Wait, Can You Get PTSD From Narcissistic Abuse?
In the aftermath of narcissistic abuse, survivors may find themselves grappling with negative mental health symptoms like nightmares and irritability. PTSD could be to blame.
By: Ashley Laderer
Clinically Reviewed By: Don Gasparini Ph.D., M.A., CASAC
October 18, 2023
Table of Contents
A narcissist’s gaslighting, manipulation, belittling, and more can greatly impact a victim’s mental health, well-being, and quality of life. If you’re a survivor of narcissistic abuse, you might experience symptoms such as flashbacks, hypervigilance, irritability, and nightmares, even years later. You might even feel like you’re living in a constant state of anxiety or fear. These symptoms are related to a chronic mental health condition called post-traumatic stress disorder (PTSD). PTSD is sadly a common outcome of narcissistic abuse, affecting victims’ lives long after the abuse has ended.
Many people today use the word “narcissist” conversationally –– but it’s important to note that the term “narcissistic abuse” specifically refers to the tell-tale cycle of abuse inflicted by an individual with narcissistic personality disorder (NPD) –– or, if they aren’t diagnosed, someone who exhibits narcissistic traits. Here’s what you need to know about PTSD stemming from narcissistic abuse, symptoms of PTSD, treatment, and more.
PTSD from narcissistic abuse: What causes it?
When most people think about PTSD, they likely think of PTSD due to acute trauma – trauma that occurs from a one-off traumatic event. Examples of this include sexual violence, witnessing mass violence, or surviving an accident or natural disaster. However, PTSD can also occur over time due to ongoing, repeated instances of trauma.
Narcissistic abuse is a type of emotional abuse –– and ongoing emotional abuse can absolutely cause PTSD. “A narcissist can only care about themselves, cannot imagine or care how they make you feel, and are willing to hurt others to get what they want,” says Monica Amorosi, a licensed psychotherapist and certified clinical trauma provider. This results in plenty of hurt to those who cross paths with a narcissist.
Amorosi says there are three traits of narcissists that tend to lead to emotional abuse:
- High egocentrism: They are self-centered and cannot see things from other people’s perspectives. They view their own needs as the most important.
- Low empathy: They cannot imagine someone else’s emotions, they can’t feel someone else’s emotions, and they have little ability to actually care how another person feels.
- Proclivity for harm: They tend to intentionally or unintentionally harm other people.
These narcissistic traits and tendencies cause repeated ongoing abuse and trauma for people in their lives, such as their children or their romantic partners. “A relationship with a narcissist can disrupt your worldview, diminish your self-esteem, expose you to repeated harm, neglect your needs, and place you in a state of terror or despair,” Amorosi says. “PTSD is very easily born out of experiences like this.”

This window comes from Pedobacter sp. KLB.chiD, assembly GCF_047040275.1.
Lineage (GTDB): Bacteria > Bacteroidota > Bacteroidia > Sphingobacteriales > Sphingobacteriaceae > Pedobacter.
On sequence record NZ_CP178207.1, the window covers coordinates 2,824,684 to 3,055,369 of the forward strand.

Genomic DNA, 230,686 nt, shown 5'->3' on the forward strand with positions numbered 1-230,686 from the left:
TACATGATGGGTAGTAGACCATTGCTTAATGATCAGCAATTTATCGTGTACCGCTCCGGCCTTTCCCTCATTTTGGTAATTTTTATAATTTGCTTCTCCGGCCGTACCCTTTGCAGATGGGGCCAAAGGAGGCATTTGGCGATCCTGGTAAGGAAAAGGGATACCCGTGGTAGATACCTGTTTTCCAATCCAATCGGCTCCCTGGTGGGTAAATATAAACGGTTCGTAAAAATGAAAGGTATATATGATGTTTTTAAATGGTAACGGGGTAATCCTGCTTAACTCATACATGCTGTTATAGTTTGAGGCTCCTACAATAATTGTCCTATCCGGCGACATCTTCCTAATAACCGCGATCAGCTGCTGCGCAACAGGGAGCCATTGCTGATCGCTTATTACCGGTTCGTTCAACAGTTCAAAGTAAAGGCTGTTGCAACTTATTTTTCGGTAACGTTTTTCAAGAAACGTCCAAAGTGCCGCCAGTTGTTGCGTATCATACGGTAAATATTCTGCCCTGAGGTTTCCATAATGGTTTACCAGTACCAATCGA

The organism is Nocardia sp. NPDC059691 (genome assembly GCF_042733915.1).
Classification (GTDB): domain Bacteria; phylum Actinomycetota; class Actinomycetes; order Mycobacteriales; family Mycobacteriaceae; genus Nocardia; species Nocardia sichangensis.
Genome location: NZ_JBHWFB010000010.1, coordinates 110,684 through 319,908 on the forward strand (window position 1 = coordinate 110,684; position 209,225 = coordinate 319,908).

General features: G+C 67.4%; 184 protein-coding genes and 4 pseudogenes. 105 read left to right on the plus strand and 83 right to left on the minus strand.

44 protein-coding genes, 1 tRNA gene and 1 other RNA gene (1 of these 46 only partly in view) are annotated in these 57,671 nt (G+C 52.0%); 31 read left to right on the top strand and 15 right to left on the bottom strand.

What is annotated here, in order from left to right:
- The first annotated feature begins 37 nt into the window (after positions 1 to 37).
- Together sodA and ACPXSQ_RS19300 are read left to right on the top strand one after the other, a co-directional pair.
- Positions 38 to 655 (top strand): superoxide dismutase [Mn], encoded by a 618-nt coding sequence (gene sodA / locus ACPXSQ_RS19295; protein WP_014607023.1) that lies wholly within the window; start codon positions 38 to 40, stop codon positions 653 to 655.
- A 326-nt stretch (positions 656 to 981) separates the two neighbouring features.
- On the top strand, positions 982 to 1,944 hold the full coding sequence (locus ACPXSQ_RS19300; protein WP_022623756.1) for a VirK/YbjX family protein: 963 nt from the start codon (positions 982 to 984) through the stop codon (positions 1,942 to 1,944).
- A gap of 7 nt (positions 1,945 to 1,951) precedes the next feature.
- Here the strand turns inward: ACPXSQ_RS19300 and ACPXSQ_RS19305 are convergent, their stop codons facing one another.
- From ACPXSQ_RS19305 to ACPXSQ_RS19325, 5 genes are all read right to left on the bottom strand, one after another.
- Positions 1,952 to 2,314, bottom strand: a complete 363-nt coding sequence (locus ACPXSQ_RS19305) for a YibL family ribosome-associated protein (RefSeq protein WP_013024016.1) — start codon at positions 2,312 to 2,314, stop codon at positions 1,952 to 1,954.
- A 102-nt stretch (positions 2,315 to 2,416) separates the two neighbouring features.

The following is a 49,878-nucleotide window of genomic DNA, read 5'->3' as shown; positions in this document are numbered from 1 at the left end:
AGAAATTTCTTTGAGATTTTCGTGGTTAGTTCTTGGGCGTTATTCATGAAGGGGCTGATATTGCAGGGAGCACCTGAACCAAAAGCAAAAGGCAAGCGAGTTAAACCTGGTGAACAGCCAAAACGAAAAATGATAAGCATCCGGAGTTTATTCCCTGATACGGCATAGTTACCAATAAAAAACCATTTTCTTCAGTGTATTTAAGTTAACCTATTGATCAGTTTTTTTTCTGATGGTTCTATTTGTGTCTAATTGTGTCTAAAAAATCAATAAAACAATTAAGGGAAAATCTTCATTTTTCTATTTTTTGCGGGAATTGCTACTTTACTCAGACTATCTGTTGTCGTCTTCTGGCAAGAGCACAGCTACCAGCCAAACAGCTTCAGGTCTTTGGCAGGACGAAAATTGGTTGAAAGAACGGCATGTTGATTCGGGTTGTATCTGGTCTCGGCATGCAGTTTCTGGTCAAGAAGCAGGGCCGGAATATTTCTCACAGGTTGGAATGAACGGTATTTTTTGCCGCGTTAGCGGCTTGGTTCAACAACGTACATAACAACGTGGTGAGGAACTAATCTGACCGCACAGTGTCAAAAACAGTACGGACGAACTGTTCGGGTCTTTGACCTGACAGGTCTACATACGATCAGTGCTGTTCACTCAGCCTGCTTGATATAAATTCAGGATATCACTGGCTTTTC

Symptoms of PTSD from narcissistic abuse
PTSD stemming from narcissistic abuse can manifest in many ways. You might experience various emotional, cognitive, and physical symptoms. PTSD symptoms can vary depending on the individual, but some common signs of PTSD are:
- Re-experiencing trauma through repeated upsetting memories
- Feeling distressed (emotionally and/or physically) when you’re triggered by something that reminds you of your trauma
- Flashbacks where you feel like you’re reliving the trauma
- Avoiding places, things, scenarios, thoughts, or memories that remind you of your trauma
- Irritability and aggression
- Being self-destructive or acting recklessly
- Heightened startle response
- Difficulty concentrating
- Having trouble with sleep
- Struggling to remember parts of the traumatic incidents
- Having drastic negative beliefs about yourself and/or others
- Blaming yourself or others for your trauma
- Constantly feeling negative emotions and struggling to feel positive ones
- Losing interest in activities you once enjoyed
- Feeling like you can’t connect with others
- Depersonalization (feeling disconnected from your body) and/or derealization (feeling like things around you are not real)
Ongoing, repeated emotional abuse, such as the abuse that a narcissist inflicts, is often linked to complex trauma and complex post-traumatic stress disorder (C-PTSD), which is a specific type of PTSD. On top of the above PTSD symptoms, C-PTSD also involves:
- Trouble with emotional regulation (such as anger, difficulty calming down, perpetual sadness, or feeling suicidal)
- Difficulties with interpersonal relationships (such as isolating yourself, avoiding relationships, and distrusting others)
- Negative self-concept (such as feeling worthless, guilty, or like a failure)
Charlie Health Editorial Team
What is narcissistic abuse syndrome?
The classic cycle of abuse inflicted by a narcissist may result in a phenomenon known as narcissistic abuse syndrome or narcissistic victim syndrome. These are not formal diagnoses or medical terms like PTSD or C-PTSD. Rather, they are colloquially used to categorize the long-lasting impacts of narcissistic abuse on victims. The symptoms of these “syndromes” mirror the aforementioned symptoms of PTSD and C-PTSD.